Drink-driver jailed 10 months for killing woman in crash
Man who killed rag-and-bone collector had been drinking for 9 hours before crash
In an unusual move, prosecutors engaged an expert to estimate the alcohol content a motorist had in his breath when his car ploughed into an elderly rag-and-bone collector, killing her.
Although Tibrewal Sunil Kumar, 48, had initially failed a breathalyser test when Traffic Police tested him at the scene of the fatal accident on Feb 20, 2016, a second analysis found that he had 32 microgrammes of alcohol in every 100ml of breath - three microgrammes under the limit.
It emerged in court that it was two hours and 40 minutes after the accident that the second test was administered at the Traffic Police headquarters in Ubi Avenue 3, following the arrest of the Indian national.
Court documents did not state the reason for the delay.
About five months after he was charged in November 2016, the prosecution team engaged Dr Yao Yi Ju, divisional director of the Analytical Toxicology Division of the Health Sciences Authority.
She estimated that Tibrewal, a Singapore permanent resident, had between 42 and 58 microgrammes of alcohol in every 100ml of breath at the time of the accident.
The Straits Times understands it was the first time a "back calculation" was performed in a drink driving-related matter.
Tibrewal was yesterday sentenced to 10 months' jail and disqualified from driving all classes of vehicles for eight years for causing the death of Madam Tan Powi Kim, 61, by committing a rash act.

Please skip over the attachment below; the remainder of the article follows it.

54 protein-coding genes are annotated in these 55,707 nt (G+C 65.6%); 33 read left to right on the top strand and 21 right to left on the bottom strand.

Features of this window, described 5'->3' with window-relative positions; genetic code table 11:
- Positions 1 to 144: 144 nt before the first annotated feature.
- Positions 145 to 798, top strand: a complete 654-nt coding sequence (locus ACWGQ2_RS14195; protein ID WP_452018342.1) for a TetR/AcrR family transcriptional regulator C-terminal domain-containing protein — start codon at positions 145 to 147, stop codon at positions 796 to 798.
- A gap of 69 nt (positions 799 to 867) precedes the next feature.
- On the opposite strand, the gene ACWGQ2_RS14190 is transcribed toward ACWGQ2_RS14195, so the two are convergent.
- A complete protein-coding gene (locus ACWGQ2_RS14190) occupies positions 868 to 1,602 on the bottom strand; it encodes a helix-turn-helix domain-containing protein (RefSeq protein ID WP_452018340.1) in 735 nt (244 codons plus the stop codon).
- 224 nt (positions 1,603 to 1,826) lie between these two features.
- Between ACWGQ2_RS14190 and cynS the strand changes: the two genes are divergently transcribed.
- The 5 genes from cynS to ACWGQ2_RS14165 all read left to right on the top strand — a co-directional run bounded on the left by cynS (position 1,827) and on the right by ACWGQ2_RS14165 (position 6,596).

One count each of drink driving and causing grievous hurt to her husband, Mr Cheng Kiat Yan, 69, by committing a rash act, were considered during sentencing.
Deputy Public Prosecutor Li Yihong said the accident happened after a drinking session that lasted about nine hours.
Tibrewal had left Orchard Towers with a colleague around 6.20am and was driving his black BMW on Collyer Quay towards Esplanade Drive about 40 minutes later when he started feeling sleepy.
Tibrewal, then vice-president of a firm here dealing with shipping vessels, was negotiating a bend when he took his eyes off the road and removed one hand from the steering wheel to wake his colleague.
As a result of this rash act, his car swerved towards the extreme left lane of the four-lane road and hit Madam Tan, who was standing at the rear of her stationary lorry.
She was flung onto the roof of the car before landing on its bonnet, while her husband fell on the road. Madam Tan was pronounced dead in hospital an hour later.
Mr Cheng sustained several injuries, including a fracture in his left knee.
Tibrewal is appealing against the sentence and has been offered bail of $15,000.